The Washington Post

Stone Bridge’s Natalie Grundler eager to play for Maryland

Stone Bridge goalie Natalie Grundler, left, and Briar Woods’s Emma Quirk collide during a game at Stone Bridge this spring. (Photo by Toni L. Sandys/The Washington Post)

Lying in a hospital bed, her right leg still tender from reconstructive surgery, heart still broken from a playoff loss and mind admittedly loopy from pain meds, some might say that Natalie Grundler wasn’t in the best state to make a life-altering decision.

But then again, the Stone Bridge goalie has known since sixth grade that she wanted to play soccer at Maryland. That notion grew even stronger when she heard the Maryland coaches, who had offered Grundler a scholarship last fall, had texted and called her multiple times after hearing about her gruesome injury in the Bulldogs’ May 29th overtime loss to Yorktown in the Virginia AAA Northern Region semifinals.

Once Grundler felt rested enough, she called the Terrapins and committed, ending a whirlwind first week of June on a high note. The rising senior also held offers from Coastal Carolina, Shippensburg and UNC Charlotte.

“I really liked Maryland; I just needed the strength to call them,” Grundler said. “When they showed how much they cared about me and my leg, I realized I just need to call now and make my decision official because I’ve always loved Maryland.”

(Photo courtesy of Gerald Grundler) (Photo courtesy of Gerard Grundler)

In Grundler, the Terps secured a goalie who made 61 saves, recorded nine shutouts and allowed just 12 goals in leading Stone Bridge to a 17-1-2 record. The three-year varsity starter possesses good speed and foot skills, attributes which she’s honed by attending Maryland’s soccer camp the past few years.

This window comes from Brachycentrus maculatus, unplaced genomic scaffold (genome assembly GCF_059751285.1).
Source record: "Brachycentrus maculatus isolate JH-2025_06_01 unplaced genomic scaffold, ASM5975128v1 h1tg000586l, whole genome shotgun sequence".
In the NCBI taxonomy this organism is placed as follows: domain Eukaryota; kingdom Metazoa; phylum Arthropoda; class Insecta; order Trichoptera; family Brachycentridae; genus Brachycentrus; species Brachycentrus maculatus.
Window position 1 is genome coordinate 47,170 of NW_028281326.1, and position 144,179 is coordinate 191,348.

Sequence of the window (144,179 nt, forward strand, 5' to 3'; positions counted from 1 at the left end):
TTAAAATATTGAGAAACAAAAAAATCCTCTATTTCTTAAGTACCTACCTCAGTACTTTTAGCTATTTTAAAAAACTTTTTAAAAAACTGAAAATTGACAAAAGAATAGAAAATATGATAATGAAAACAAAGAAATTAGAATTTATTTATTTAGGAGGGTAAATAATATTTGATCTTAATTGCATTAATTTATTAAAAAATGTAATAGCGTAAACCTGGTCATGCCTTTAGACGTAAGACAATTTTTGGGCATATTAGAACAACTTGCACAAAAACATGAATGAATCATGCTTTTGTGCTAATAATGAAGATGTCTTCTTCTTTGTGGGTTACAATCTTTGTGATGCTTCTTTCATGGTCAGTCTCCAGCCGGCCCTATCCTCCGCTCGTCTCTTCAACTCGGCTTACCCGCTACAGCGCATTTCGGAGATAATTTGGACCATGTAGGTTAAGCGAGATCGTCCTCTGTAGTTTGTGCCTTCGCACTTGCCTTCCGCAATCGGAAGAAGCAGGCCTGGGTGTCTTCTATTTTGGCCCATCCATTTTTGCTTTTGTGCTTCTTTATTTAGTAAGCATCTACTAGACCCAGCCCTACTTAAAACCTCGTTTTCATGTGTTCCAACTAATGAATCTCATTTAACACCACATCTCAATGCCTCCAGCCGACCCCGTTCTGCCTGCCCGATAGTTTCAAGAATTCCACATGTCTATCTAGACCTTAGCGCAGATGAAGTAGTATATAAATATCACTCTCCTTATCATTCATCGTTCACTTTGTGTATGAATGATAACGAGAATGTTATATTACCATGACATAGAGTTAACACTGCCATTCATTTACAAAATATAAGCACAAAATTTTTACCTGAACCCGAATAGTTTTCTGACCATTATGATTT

Grundler’s untimely injury came in the second half of a tight match against Yorktown with the score knotted at 1. A collision with an opponent resulted in a broken tibia and a fractured fibula, although initially Grundler didn’t feel much pain.

“I looked at my leg and saw an indent and it started to swell up really fast, but in the moment I wasn’t crying because it didn’t hurt too bad,” Grundler said. “I wasn’t even paying attention to it, really; I guess because of all the adrenaline rushing in me.”

It wasn’t until later that night, when she received a text saying Stone Bridge had lost 2-1 in overtime and a stream of teammates came to visit her in the hospital, that the tears began to flow. All year, the Bulldogs had been the favorite to win the state crown, only to see their hopes and season vanish in one crushing game.

For Grundler, the result serves as even more motivation during her rehab. Still on crutches, Grundler has regained enough strength to gingerly walk on her leg thanks to three physical therapy sessions a week. And come next spring, Grundler expects to be fully prepared to serve as leader for a squad that graduated six Division I players.

“I’m still disappointed by how we lost, but I feel like we will come back next year with vengeance on our mind and treat every game like it’s the state tournament,” Grundler said. “We’ve got unfinished business and I plan to be back on the field real soon.”

Brandon Parker is a sports reporter for The Washington Post.



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Brandon Parker · July 11, 2013